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Hippocampus. 2000;10(5):617-25.

Spine loss and other dendritic abnormalities in epilepsy.

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1
Cain Foundation Laboratories, Department of Pediatrics, Baylor College of Medicine, Houston, Texas 77030, USA. iswann@bcm.tmc.edu

Abstract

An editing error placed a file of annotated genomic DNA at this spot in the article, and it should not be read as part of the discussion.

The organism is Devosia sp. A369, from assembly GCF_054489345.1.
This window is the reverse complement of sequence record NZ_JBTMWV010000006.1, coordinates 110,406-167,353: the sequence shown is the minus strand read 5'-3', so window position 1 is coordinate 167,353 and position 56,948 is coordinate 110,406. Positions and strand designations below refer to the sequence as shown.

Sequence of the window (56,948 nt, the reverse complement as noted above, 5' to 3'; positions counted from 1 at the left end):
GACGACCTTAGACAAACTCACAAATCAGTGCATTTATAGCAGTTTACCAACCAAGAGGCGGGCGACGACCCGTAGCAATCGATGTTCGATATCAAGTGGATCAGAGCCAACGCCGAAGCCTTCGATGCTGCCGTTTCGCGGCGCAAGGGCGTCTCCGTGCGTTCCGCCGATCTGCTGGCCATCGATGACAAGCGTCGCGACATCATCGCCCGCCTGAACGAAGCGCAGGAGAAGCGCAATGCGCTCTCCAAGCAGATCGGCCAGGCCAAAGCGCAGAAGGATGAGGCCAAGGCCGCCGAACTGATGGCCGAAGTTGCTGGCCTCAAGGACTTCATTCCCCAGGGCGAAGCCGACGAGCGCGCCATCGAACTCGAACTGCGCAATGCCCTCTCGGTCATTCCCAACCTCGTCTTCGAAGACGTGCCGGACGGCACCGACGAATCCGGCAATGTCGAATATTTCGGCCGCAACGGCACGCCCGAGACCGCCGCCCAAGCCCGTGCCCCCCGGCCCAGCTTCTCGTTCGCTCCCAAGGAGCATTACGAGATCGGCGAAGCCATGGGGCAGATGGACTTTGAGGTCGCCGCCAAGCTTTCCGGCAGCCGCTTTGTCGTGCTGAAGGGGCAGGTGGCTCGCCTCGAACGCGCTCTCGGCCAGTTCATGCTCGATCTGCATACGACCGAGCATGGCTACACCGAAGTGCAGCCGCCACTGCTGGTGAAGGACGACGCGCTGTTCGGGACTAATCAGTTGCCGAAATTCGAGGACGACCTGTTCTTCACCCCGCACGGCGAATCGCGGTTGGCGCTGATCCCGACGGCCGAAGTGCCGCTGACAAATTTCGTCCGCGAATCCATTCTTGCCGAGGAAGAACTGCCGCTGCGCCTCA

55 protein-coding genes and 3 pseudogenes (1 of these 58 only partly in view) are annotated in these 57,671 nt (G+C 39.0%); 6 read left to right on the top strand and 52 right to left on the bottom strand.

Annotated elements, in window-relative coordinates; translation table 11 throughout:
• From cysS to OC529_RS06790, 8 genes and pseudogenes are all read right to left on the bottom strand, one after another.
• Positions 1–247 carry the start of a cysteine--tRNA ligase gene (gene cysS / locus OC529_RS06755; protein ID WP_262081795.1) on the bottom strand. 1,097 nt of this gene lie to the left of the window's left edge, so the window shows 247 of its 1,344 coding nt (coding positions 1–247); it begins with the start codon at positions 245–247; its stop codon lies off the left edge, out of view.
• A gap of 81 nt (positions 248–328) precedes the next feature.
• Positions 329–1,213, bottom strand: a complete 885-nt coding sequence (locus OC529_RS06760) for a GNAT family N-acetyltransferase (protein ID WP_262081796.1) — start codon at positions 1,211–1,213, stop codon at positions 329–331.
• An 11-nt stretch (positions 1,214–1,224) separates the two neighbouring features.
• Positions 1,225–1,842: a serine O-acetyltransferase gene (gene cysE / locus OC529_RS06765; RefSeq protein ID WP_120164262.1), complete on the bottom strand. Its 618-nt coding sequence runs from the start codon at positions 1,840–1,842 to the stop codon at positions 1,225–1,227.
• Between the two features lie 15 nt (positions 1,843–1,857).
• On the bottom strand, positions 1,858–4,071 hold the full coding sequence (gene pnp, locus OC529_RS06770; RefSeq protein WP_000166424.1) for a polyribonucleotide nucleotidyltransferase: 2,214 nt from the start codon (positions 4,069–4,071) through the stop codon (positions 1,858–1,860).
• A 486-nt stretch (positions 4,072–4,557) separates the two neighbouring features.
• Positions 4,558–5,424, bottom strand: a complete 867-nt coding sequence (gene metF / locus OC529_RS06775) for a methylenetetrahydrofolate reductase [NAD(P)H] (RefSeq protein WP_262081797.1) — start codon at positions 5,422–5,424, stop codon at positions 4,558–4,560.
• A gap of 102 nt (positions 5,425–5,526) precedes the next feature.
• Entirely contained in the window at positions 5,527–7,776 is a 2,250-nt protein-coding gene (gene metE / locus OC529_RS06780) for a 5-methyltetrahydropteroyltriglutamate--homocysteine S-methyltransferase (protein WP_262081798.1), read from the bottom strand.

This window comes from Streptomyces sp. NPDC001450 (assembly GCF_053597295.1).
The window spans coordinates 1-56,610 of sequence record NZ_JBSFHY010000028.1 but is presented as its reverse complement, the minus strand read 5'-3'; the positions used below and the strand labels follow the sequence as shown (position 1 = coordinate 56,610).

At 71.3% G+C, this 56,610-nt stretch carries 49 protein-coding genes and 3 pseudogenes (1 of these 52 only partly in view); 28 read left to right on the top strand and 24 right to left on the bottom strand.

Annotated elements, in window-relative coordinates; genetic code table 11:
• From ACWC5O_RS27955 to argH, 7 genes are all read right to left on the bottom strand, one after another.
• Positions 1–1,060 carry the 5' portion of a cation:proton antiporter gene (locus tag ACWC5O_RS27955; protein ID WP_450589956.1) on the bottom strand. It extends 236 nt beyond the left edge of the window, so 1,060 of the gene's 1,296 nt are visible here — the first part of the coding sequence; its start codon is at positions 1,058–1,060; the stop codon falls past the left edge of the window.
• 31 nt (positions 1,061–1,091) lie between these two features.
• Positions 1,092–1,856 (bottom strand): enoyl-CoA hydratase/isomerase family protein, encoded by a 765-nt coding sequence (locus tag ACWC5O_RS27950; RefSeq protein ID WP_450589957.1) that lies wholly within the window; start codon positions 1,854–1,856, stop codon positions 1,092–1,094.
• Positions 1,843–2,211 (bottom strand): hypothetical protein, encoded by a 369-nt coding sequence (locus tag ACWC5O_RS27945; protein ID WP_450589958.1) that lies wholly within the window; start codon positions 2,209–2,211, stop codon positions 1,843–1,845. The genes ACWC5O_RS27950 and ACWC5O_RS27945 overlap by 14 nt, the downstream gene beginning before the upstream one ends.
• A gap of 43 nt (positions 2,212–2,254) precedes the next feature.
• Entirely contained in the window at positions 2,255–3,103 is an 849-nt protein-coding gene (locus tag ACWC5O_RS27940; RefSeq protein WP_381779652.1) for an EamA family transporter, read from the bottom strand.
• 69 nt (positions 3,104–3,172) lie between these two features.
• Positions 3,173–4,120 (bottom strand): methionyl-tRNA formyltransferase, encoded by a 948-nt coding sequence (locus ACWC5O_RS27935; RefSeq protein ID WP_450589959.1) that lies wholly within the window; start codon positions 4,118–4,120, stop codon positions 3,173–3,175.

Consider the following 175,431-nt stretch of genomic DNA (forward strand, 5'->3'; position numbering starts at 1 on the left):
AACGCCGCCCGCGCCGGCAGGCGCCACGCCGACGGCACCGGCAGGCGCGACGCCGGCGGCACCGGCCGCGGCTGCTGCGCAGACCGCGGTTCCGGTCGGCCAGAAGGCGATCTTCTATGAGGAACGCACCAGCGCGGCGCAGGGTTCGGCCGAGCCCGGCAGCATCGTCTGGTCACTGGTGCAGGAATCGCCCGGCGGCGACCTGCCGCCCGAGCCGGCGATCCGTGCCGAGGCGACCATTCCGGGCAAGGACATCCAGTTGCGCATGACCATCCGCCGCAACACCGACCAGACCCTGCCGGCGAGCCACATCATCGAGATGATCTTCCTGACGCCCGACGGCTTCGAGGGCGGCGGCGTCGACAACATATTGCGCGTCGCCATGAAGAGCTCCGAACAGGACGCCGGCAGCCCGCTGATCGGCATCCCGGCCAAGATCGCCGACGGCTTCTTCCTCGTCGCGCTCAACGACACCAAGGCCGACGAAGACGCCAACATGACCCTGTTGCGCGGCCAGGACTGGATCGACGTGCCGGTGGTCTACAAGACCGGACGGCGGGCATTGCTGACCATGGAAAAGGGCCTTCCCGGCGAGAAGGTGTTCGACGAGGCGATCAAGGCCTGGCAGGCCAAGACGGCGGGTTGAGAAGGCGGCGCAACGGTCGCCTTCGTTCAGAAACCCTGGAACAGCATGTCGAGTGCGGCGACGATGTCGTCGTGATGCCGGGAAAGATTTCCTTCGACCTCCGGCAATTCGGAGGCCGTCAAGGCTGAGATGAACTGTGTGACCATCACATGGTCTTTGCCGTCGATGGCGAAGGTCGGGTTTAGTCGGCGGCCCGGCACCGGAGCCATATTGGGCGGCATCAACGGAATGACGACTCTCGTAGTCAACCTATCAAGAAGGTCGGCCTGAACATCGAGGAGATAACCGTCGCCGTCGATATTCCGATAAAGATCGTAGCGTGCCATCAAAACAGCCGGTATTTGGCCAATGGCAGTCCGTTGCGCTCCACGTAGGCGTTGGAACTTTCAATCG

Studies of neurons from human epilepsy tissue and comparable animal models of focal epilepsy have consistently reported a marked decrease in dendritic spine density on hippocampal and neocortical pyramidal cells. Spine loss is often accompanied by focal varicose swellings or beading of dendritic segments. An ongoing excitotoxic injury of dendrites (dendrotoxicity), produced by excessive release of glutamate during seizures, is often assumed to produce these abnormalities. Indeed, application of glutamate receptor agonists to dendrites can produce both spine loss and beading. However, the cellular mechanisms underlying the two processes appear to be different. One recent study suggests NMDA-induced spine loss is produced by Ca2+-mediated alterations of the spine cytoskeleton. In contrast, dendritic beading is not dependent on extracellular Ca2+; instead, it appears to be produced by the movement of Na+ and Cl- intracellularly and an obligate movement of water to maintain osmolarity. A decrease in dendritic spine density was recently reported in a model of recurrent focal seizures in early life. Unlike results from other models, dendritic beading was not observed, and other signs of neuronal injury and death were absent. Thus, additional mechanisms to those of excitotoxicity may produce dendritic spine loss in epileptic tissue. A hypothesis is presented that spine loss can be a product of a partial deafferentation of pyramidal cells, resulting from an activity-dependent pruning of neuronal connectivity induced by recurring seizures. The dendritic abnormalities observed in epilepsy are commonly suggested to be a product and not a cause of epilepsy. However, anatomical remodeling may be accompanied by alterations in molecular expression and targeting of both voltage- and ligand-gated channels in dendrites. It is conceivable that such changes could contribute to the neuronal hyperexcitability of epilepsy.

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